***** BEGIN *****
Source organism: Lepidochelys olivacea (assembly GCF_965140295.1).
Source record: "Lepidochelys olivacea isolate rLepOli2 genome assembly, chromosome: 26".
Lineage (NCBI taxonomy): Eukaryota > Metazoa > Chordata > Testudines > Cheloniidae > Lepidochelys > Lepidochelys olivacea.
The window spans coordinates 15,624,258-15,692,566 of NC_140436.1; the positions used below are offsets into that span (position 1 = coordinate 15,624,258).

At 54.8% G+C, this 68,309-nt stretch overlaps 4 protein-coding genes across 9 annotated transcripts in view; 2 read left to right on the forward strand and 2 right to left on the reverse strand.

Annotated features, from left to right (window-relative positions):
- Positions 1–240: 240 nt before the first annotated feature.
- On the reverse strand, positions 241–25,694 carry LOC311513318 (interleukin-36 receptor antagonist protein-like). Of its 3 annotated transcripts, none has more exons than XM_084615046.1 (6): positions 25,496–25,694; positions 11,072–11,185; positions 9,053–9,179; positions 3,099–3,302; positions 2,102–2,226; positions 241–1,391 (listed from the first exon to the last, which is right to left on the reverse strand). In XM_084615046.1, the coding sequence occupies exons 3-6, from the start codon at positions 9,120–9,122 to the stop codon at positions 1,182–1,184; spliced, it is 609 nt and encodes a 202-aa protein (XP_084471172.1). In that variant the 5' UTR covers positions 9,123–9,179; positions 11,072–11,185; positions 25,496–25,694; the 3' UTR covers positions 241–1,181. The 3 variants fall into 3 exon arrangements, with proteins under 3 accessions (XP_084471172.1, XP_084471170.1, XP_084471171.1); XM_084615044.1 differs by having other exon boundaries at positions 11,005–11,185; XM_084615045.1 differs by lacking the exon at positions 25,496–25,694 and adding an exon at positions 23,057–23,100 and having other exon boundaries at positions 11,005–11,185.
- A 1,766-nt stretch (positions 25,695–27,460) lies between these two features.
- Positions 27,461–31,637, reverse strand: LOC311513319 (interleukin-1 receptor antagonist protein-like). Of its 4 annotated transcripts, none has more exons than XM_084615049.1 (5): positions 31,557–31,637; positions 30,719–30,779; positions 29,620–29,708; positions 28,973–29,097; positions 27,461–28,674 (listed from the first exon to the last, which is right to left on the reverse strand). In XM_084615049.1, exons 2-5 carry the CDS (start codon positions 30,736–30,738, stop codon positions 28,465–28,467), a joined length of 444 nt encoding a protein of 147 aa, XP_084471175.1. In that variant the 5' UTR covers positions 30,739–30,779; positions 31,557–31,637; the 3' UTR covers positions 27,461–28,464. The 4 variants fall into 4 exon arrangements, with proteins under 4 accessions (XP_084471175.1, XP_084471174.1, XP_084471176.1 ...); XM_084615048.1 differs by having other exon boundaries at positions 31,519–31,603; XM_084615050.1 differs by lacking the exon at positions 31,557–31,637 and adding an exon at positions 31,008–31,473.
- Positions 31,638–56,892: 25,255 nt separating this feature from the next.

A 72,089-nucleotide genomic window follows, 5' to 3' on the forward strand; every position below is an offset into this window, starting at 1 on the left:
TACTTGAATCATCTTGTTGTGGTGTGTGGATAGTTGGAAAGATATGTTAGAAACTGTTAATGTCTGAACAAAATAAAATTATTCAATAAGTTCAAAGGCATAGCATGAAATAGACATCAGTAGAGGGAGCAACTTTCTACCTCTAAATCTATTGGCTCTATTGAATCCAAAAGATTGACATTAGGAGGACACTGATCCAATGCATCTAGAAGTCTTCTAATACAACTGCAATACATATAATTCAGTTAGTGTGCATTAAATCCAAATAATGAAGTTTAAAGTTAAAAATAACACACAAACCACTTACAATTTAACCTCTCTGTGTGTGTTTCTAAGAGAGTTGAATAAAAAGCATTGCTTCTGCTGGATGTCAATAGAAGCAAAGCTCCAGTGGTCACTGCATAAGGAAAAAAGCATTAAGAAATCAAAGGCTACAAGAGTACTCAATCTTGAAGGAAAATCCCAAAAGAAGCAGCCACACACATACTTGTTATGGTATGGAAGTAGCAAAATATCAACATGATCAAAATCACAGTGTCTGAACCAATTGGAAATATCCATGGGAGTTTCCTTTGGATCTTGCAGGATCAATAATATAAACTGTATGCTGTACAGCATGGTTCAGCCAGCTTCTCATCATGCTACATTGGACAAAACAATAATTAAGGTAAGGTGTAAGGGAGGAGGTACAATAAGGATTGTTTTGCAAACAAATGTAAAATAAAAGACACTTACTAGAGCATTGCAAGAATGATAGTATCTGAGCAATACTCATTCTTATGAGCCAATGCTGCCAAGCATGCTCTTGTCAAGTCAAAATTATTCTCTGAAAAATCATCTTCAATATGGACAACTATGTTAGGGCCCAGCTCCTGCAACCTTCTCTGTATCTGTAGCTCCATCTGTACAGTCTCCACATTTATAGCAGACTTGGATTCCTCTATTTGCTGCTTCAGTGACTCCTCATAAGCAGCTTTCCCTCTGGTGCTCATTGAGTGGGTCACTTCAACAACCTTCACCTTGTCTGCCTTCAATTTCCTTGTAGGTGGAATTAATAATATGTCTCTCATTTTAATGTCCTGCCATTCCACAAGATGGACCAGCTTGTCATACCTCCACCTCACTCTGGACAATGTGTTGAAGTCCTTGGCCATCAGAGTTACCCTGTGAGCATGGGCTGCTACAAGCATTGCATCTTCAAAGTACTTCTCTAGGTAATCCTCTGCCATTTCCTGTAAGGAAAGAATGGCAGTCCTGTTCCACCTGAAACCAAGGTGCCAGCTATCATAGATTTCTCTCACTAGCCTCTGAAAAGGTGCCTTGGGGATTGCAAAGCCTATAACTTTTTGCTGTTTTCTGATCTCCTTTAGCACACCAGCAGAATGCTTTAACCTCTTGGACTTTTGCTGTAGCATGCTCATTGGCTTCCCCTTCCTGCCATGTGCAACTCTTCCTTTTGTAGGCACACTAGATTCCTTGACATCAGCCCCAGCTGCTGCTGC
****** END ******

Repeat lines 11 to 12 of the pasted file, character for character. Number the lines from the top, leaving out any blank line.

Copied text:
- Positions 31,638–56,892: 25,255 nt separating this feature from the next.

A 72,089-nucleotide genomic window follows, 5' to 3' on the forward strand; every position below is an offset into this window, starting at 1 on the left: